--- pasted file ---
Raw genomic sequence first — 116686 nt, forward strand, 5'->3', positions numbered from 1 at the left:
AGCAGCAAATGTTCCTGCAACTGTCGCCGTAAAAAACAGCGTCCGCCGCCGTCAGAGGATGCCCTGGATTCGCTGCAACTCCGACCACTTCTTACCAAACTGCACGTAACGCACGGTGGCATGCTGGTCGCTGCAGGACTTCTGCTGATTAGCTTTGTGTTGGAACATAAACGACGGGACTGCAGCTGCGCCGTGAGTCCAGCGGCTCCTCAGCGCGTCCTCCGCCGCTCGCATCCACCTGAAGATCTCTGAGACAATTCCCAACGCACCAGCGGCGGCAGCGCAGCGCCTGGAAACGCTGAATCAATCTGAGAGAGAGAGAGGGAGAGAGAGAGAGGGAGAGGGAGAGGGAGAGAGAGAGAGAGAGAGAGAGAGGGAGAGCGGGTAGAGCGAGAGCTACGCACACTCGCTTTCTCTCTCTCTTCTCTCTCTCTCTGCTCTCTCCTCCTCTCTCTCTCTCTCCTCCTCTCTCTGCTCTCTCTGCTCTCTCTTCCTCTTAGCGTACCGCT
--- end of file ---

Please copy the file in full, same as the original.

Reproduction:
Raw genomic sequence first — 116686 nt, forward strand, 5'->3', positions numbered from 1 at the left:
AGCAGCAAATGTTCCTGCAACTGTCGCCGTAAAAAACAGCGTCCGCCGCCGTCAGAGGATGCCCTGGATTCGCTGCAACTCCGACCACTTCTTACCAAACTGCACGTAACGCACGGTGGCATGCTGGTCGCTGCAGGACTTCTGCTGATTAGCTTTGTGTTGGAACATAAACGACGGGACTGCAGCTGCGCCGTGAGTCCAGCGGCTCCTCAGCGCGTCCTCCGCCGCTCGCATCCACCTGAAGATCTCTGAGACAATTCCCAACGCACCAGCGGCGGCAGCGCAGCGCCTGGAAACGCTGAATCAATCTGAGAGAGAGAGAGGGAGAGAGAGAGAGGGAGAGGGAGAGGGAGAGAGAGAGAGAGAGAGAGAGAGGGAGAGCGGGTAGAGCGAGAGCTACGCACACTCGCTTTCTCTCTCTCTTCTCTCTCTCTCTGCTCTCTCCTCCTCTCTCTCTCTCTCCTCCTCTCTCTGCTCTCTCTGCTCTCTCTTCCTCTTAGCGTACCGCT